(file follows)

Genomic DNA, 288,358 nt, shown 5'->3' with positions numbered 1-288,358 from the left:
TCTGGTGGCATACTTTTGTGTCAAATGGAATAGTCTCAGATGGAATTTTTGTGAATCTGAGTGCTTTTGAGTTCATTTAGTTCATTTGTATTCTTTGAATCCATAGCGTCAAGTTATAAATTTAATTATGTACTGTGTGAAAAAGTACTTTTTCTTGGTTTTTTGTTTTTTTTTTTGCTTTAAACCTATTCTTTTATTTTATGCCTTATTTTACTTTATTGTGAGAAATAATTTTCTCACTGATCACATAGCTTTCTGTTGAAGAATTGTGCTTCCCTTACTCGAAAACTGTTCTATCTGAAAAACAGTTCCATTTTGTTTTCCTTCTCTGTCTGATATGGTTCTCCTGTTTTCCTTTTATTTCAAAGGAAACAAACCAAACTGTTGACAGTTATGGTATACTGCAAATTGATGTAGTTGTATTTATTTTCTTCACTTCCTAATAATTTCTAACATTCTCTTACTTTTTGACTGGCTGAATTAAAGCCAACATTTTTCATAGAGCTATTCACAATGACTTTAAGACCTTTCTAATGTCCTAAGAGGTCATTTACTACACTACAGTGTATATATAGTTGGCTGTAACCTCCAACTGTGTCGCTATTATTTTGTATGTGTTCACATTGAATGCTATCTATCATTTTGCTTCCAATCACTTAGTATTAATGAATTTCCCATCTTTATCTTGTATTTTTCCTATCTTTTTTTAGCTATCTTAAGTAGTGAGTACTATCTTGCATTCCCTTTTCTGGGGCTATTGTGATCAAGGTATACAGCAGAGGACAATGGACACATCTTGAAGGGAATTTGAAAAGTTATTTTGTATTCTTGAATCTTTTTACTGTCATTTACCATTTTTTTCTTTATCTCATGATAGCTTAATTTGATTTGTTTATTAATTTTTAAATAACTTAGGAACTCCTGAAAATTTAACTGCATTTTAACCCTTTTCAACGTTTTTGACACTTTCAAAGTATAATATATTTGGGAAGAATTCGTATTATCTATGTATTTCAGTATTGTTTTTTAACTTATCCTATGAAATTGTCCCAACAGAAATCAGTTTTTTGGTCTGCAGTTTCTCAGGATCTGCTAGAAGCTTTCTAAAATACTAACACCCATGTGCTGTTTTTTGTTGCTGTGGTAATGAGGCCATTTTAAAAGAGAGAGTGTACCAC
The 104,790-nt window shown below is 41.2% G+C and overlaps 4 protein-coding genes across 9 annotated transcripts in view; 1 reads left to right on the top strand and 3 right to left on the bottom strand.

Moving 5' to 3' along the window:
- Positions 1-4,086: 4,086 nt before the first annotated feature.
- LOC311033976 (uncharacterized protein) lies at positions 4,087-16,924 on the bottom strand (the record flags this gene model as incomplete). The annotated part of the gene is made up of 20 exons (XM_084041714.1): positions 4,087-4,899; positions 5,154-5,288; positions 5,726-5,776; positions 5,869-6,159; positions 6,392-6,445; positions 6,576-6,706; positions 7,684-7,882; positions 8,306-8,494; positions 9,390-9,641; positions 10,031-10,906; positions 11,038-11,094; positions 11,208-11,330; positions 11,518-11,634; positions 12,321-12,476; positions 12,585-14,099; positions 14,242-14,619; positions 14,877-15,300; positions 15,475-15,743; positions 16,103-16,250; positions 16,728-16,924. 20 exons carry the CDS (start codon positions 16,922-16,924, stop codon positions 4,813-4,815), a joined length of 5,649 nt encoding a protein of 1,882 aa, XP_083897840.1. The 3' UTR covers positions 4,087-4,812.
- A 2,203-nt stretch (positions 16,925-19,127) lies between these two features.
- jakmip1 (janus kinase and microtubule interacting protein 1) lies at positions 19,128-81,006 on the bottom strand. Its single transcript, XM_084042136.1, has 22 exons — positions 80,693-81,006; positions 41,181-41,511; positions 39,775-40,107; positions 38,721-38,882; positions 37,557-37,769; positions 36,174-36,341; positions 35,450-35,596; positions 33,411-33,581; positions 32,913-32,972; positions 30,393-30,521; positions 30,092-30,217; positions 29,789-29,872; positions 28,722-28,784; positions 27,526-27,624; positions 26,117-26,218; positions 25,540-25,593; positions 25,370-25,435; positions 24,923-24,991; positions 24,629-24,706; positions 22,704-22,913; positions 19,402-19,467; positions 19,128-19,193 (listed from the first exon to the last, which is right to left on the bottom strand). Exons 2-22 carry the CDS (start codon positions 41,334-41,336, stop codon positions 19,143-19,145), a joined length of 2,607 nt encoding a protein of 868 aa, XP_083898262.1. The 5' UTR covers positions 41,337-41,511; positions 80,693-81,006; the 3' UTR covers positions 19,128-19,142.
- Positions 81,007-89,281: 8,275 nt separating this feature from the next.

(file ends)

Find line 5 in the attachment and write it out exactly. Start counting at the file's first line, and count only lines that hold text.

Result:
- Positions 1-4,086: 4,086 nt before the first annotated feature.